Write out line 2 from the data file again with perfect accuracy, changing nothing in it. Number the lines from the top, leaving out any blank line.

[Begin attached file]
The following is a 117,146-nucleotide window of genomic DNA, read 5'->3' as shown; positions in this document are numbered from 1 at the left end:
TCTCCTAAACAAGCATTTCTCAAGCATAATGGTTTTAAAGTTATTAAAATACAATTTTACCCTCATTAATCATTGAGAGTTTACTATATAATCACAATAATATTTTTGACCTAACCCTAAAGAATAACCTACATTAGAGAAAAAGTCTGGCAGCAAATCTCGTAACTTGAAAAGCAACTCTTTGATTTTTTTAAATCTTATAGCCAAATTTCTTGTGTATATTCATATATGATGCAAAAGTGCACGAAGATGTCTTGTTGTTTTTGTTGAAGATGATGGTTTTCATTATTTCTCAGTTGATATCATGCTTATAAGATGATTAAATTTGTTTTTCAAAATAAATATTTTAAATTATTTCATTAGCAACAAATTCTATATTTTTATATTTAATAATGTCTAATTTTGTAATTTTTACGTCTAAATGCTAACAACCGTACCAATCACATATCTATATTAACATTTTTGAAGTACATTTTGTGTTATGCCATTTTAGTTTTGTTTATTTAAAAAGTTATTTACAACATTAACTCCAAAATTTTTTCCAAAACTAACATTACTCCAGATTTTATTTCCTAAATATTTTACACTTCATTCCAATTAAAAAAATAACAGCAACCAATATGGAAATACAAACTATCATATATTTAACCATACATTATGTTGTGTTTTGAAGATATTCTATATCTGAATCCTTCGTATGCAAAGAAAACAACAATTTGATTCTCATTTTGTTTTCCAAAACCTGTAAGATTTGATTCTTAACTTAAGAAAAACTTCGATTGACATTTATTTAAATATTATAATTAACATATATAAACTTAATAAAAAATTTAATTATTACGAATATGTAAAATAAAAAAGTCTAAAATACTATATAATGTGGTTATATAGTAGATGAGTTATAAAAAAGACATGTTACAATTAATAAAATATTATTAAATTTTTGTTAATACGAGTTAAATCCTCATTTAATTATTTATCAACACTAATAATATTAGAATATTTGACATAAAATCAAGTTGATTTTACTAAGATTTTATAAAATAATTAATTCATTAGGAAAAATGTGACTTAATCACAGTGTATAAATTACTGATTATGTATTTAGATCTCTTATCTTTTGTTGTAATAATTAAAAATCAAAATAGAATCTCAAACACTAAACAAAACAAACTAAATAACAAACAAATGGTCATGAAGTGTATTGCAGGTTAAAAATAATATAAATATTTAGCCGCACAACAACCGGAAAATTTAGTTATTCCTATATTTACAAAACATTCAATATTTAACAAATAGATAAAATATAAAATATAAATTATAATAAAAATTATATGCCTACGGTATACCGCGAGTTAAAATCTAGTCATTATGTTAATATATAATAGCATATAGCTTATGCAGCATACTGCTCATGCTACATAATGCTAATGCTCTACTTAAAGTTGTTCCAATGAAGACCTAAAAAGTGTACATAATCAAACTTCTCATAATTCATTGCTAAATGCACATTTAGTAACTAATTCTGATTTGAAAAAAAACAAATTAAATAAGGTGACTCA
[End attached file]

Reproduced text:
TCTCCTAAACAAGCATTTCTCAAGCATAATGGTTTTAAAGTTATTAAAATACAATTTTACCCTCATTAATCATTGAGAGTTTACTATATAATCACAATAATATTTTTGACCTAACCCTAAAGAATAACCTACATTAGAGAAAAAGTCTGGCAGCAAATCTCGTAACTTGAAAAGCAACTCTTTGATTTTTTTAAATCTTATAGCCAAATTTCTTGTGTATATTCATATATGATGCAAAAGTGCACGAAGATGTCTTGTTGTTTTTGTTGAAGATGATGGTTTTCATTATTTCTCAGTTGATATCATGCTTATAAGATGATTAAATTTGTTTTTCAAAATAAATATTTTAAATTATTTCATTAGCAACAAATTCTATATTTTTATATTTAATAATGTCTAATTTTGTAATTTTTACGTCTAAATGCTAACAACCGTACCAATCACATATCTATATTAACATTTTTGAAGTACATTTTGTGTTATGCCATTTTAGTTTTGTTTATTTAAAAAGTTATTTACAACATTAACTCCAAAATTTTTTCCAAAACTAACATTACTCCAGATTTTATTTCCTAAATATTTTACACTTCATTCCAATTAAAAAAATAACAGCAACCAATATGGAAATACAAACTATCATATATTTAACCATACATTATGTTGTGTTTTGAAGATATTCTATATCTGAATCCTTCGTATGCAAAGAAAACAACAATTTGATTCTCATTTTGTTTTCCAAAACCTGTAAGATTTGATTCTTAACTTAAGAAAAACTTCGATTGACATTTATTTAAATATTATAATTAACATATATAAACTTAATAAAAAATTTAATTATTACGAATATGTAAAATAAAAAAGTCTAAAATACTATATAATGTGGTTATATAGTAGATGAGTTATAAAAAAGACATGTTACAATTAATAAAATATTATTAAATTTTTGTTAATACGAGTTAAATCCTCATTTAATTATTTATCAACACTAATAATATTAGAATATTTGACATAAAATCAAGTTGATTTTACTAAGATTTTATAAAATAATTAATTCATTAGGAAAAATGTGACTTAATCACAGTGTATAAATTACTGATTATGTATTTAGATCTCTTATCTTTTGTTGTAATAATTAAAAATCAAAATAGAATCTCAAACACTAAACAAAACAAACTAAATAACAAACAAATGGTCATGAAGTGTATTGCAGGTTAAAAATAATATAAATATTTAGCCGCACAACAACCGGAAAATTTAGTTATTCCTATATTTACAAAACATTCAATATTTAACAAATAGATAAAATATAAAATATAAATTATAATAAAAATTATATGCCTACGGTATACCGCGAGTTAAAATCTAGTCATTATGTTAATATATAATAGCATATAGCTTATGCAGCATACTGCTCATGCTACATAATGCTAATGCTCTACTTAAAGTTGTTCCAATGAAGACCTAAAAAGTGTACATAATCAAACTTCTCATAATTCATTGCTAAATGCACATTTAGTAACTAATTCTGATTTGAAAAAAAACAAATTAAATAAGGTGACTCA